Luckily we were only staying in Ulaanbaatar for one night, because there didn’t appear to be a great deal of tourist attractions left to see in the city. The rest of our time in Mongolia would be spent at a ger camp about two hours away, far off in the Mongolian wilderness. A ger is a sort of semi-permanent tent that the nomadic people of Mongolia live in – while Ulaanbaatar does have a population of about 3 million, there is a remarkable amount of people who still live the nomadic life out in the wilderness and the Mongolian national parks, moving from place to place with the seasons and taking their home with them, as well as their herds of livestock.

***

We had one stop in the morning on our way to the ger camp. The Gandantegchenling Monastery was a beautiful structure, and Oko explained that Buddhism is one of the major religions of Mongolia. It’s quite interesting how the landlocked country has so many different cultural influences from the surrounding nations, yet it truly becomes a melting pot that breaks all of them down and recombines everything into their own culture that¬†is quite unique. We walked through the temple, silently moving around the people who had come to light candles and incense and to pray, before stopping at the monastery to watch the monks begin their morning rituals and listen to their chanting. I hate to admit it, but ever since my bizarre incident with the shady Buddhist monk in Lop Buri, I’ve been unable to look at any monk the same way again, and even just seeing one creates a rising anxiety within me. It really is such a shame, because I used to hold such a fascination for ideals and spirituality behind the religion, and now those beliefs have been well and truly tainted. I listened to the chanting for only a few moments before stepping out of the low-hanging canopy of incense and into the fresh morning air.

The main building of the monastery complex.

The main building of the monastery complex.

Outside, in front of the main temple, there was a big pair of golden feet. Oko explained to us that the Mongols were attempting to build the worlds largest human structure, a Buddha even bigger than the Statue of Liberty. However, all of the money for the project comes from donations, so there is no scheduled finish date because no one really knows when they will be able to finish it. Oko had also mentioned yesterday that the weather in Mongolia only allows for construction to be done for two or three months every year, which is why there were so many construction sites and unfinished buildings in Ulaanbaatar, adding to the ugly, incomplete cityscape.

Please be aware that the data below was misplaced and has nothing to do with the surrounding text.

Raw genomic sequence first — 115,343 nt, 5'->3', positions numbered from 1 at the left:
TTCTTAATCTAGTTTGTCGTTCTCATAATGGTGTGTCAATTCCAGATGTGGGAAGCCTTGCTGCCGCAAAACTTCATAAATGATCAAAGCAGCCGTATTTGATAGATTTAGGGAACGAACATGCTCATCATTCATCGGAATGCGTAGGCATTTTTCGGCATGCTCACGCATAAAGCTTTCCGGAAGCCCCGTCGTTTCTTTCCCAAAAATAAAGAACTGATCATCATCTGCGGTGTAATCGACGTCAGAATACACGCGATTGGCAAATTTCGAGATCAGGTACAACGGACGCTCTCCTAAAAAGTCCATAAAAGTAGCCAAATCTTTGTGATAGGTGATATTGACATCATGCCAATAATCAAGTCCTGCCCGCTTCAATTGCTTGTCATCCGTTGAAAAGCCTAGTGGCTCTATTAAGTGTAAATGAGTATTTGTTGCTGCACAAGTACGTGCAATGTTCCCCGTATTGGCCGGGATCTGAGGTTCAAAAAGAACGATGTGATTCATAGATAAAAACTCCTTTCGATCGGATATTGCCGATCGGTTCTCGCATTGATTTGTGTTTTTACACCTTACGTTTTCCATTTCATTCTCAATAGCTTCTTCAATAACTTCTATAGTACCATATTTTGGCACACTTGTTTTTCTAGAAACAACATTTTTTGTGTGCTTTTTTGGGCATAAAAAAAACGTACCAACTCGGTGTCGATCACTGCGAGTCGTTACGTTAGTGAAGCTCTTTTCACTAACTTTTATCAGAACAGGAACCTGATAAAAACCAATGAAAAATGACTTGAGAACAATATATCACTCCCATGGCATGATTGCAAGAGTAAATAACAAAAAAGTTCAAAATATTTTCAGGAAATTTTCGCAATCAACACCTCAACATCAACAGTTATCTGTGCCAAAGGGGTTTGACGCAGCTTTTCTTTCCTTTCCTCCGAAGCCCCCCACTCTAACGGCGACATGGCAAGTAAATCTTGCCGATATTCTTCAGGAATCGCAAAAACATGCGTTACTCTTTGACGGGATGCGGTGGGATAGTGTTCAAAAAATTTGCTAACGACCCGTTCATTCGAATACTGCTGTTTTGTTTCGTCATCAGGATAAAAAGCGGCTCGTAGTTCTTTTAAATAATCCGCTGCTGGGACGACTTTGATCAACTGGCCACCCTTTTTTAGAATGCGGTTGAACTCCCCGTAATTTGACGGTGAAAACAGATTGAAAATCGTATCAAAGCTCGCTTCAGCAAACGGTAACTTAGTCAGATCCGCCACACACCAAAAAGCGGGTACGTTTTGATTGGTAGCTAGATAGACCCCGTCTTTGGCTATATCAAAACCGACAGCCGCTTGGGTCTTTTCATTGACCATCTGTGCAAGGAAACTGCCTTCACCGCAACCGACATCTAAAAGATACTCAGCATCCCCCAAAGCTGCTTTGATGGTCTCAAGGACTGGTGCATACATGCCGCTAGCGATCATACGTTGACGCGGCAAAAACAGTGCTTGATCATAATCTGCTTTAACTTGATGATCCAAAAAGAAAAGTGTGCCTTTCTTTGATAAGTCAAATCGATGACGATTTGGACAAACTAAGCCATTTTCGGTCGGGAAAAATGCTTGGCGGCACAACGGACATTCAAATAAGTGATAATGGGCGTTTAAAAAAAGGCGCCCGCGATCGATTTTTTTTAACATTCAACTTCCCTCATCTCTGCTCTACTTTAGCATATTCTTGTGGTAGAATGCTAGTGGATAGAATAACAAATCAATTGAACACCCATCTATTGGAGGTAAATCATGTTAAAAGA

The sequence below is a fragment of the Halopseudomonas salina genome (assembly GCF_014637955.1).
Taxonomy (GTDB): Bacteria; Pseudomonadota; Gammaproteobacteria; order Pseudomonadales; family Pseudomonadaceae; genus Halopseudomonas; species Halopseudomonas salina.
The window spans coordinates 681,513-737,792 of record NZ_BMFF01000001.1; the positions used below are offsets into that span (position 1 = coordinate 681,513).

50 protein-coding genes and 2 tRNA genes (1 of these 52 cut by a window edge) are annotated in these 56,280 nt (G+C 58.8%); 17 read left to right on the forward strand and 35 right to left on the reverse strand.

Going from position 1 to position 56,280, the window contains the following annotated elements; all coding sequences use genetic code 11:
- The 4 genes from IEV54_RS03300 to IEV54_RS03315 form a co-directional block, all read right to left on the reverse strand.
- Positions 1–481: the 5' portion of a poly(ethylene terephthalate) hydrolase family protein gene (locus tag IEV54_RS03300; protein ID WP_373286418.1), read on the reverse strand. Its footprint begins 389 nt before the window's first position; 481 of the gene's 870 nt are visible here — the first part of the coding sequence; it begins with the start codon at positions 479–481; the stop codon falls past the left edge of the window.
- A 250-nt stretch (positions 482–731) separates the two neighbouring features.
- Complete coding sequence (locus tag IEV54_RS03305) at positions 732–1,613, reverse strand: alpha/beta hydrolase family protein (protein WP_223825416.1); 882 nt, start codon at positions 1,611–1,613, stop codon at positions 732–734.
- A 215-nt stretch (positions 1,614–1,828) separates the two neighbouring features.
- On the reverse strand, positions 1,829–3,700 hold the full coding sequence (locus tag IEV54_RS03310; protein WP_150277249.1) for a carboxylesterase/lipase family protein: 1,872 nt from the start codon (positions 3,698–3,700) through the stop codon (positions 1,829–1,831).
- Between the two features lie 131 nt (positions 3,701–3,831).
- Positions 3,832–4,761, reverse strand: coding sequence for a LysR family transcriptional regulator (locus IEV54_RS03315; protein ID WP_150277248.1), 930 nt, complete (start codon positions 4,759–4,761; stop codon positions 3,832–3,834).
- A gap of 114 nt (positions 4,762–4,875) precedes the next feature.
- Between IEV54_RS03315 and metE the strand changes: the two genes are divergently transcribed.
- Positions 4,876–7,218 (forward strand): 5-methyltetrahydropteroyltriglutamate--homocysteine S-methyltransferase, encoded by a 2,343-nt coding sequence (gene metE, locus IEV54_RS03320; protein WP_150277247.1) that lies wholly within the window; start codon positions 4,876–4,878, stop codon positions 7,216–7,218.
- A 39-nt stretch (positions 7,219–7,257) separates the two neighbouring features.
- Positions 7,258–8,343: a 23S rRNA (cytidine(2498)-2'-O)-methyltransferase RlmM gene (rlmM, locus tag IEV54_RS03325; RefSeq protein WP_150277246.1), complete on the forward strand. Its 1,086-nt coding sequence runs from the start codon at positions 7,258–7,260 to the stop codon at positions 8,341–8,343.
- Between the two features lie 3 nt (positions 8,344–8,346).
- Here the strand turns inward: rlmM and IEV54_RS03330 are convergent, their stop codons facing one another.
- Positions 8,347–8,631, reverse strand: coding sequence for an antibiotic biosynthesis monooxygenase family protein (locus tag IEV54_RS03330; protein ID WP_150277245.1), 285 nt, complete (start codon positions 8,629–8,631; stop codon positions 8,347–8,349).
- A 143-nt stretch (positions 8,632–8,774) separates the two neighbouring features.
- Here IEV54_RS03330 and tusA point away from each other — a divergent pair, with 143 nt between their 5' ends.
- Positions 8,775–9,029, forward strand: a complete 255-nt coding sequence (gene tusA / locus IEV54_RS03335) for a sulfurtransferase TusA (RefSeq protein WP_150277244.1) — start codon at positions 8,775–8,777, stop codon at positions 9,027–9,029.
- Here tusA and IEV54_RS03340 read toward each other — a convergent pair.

Golden feet - all there is of the statue so far.

Golden feet – all there is of the statue so far.

However, the most interesting, or at least entertaining, part of the monastery visit was the swarm of pigeons outside. As we first approached the monastery, we heard the low cooing noise steadily growing louder, and we soon found ourselves in front of a formidable sea of feathers. There were thousands of pigeons, and their call almost seemed to have an eerie echo as it rippled through the flock of birds in the courtyard. Some people were feeding them with seed they had bought from a little old lady wandering through the birds, while other children ran through the crowds to scatter the pigeons and sent them flying. They always came back though. Someone asked Oko about their significance. “The pigeons? No… They just live here, I don’t know why. But they are not special, not at all.”

The mass of pigeons outside the monastery.

The mass of pigeons outside the monastery.

***

After the monastery it was onto the ger camp. The place we were staying at was in a region called Terelj National Park. It was more of a permanent set up that was obviously designed for tourists, but they were the same style of ger that the real nomads live in. Each circular tent was several metres wide in diameter, and had a wood-fire stove set up in the middle, which were traditionally used for cooking all the meals, but would serve only as a heater for us during our stay. I was sharing my ger with Tim and Don, the other Australian guy on our tour, and after we unloaded our bus and settled into the gers, we went for a short drive to a small landmark known as Turtle Rock.

Some camels we passed on the way to the ger camp.

Some camels we passed on the way to the ger camp.

Turtle Rock.

Turtle Rock.

We climbed to the top of the rock to appreciate the view. The Mongolian countryside really is beautiful. I spent a lot of time with my family in the Snowy Mountains as a child, and it was a familiar feeling of watching the virtually untouched landscape stretch out for what seemed like forever. Such sights always remind me of my fathers words about cities being similar from country to country, and I was even more pleased that we’d escaped Ulaanbaatar to explore the rest of Mongolia. After Turtle Rock, we visited the ger of a real nomadic Mongol, and got to see what the inside of a truly inhabited ger looked like. The walls were lined with rugs to retain the warmth and heat, there was a TV and a fridge and a whole kitchen set up, and it felt like an actual home compared to our gers, which were essentially the hotel versions of the traditional Mongol dwelling. There was only one woman who lived in this ger, and she had prepared some food for us, so we asked her questions about Mongolian nomadic life, with Oko as translator, while we nibbled on homemade cheese and bread, dried yoghurt, and sipped on warm milk tea. I didn’t care much for the tea, and the dried yogurt was so hard I thought I was chewing bone, but after spending so long in South-East Asia it was quite a treat to have some hearty, homemade cheese.

The view from the top of Turtle Rock.

The view from the top of Turtle Rock.

The ger of the Mongolian woman who we paid a visit to.

The ger of the Mongolian woman who we paid a visit to.